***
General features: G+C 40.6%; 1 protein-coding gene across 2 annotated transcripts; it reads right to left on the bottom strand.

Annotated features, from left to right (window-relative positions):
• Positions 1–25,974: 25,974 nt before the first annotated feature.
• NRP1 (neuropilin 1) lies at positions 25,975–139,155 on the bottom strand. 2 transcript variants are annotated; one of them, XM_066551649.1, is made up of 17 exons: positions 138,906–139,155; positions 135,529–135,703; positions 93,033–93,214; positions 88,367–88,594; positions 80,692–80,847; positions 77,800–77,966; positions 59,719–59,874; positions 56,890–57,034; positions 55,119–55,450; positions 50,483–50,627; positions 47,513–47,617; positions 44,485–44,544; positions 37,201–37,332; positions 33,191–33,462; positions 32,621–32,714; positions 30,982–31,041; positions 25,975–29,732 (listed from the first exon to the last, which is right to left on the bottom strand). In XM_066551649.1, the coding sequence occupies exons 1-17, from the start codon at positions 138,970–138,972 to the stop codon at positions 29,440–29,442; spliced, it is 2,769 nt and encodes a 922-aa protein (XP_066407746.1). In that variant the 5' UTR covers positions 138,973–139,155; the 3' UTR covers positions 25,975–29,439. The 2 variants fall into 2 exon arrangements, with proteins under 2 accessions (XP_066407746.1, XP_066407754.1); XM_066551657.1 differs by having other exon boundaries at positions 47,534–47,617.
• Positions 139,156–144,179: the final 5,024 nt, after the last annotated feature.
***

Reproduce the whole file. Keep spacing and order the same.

General features: G+C 40.6%; 1 protein-coding gene across 2 annotated transcripts; it reads right to left on the bottom strand.

Annotated features, from left to right (window-relative positions):
• Positions 1–25,974: 25,974 nt before the first annotated feature.
• NRP1 (neuropilin 1) lies at positions 25,975–139,155 on the bottom strand. 2 transcript variants are annotated; one of them, XM_066551649.1, is made up of 17 exons: positions 138,906–139,155; positions 135,529–135,703; positions 93,033–93,214; positions 88,367–88,594; positions 80,692–80,847; positions 77,800–77,966; positions 59,719–59,874; positions 56,890–57,034; positions 55,119–55,450; positions 50,483–50,627; positions 47,513–47,617; positions 44,485–44,544; positions 37,201–37,332; positions 33,191–33,462; positions 32,621–32,714; positions 30,982–31,041; positions 25,975–29,732 (listed from the first exon to the last, which is right to left on the bottom strand). In XM_066551649.1, the coding sequence occupies exons 1-17, from the start codon at positions 138,970–138,972 to the stop codon at positions 29,440–29,442; spliced, it is 2,769 nt and encodes a 922-aa protein (XP_066407746.1). In that variant the 5' UTR covers positions 138,973–139,155; the 3' UTR covers positions 25,975–29,439. The 2 variants fall into 2 exon arrangements, with proteins under 2 accessions (XP_066407746.1, XP_066407754.1); XM_066551657.1 differs by having other exon boundaries at positions 47,534–47,617.
• Positions 139,156–144,179: the final 5,024 nt, after the last annotated feature.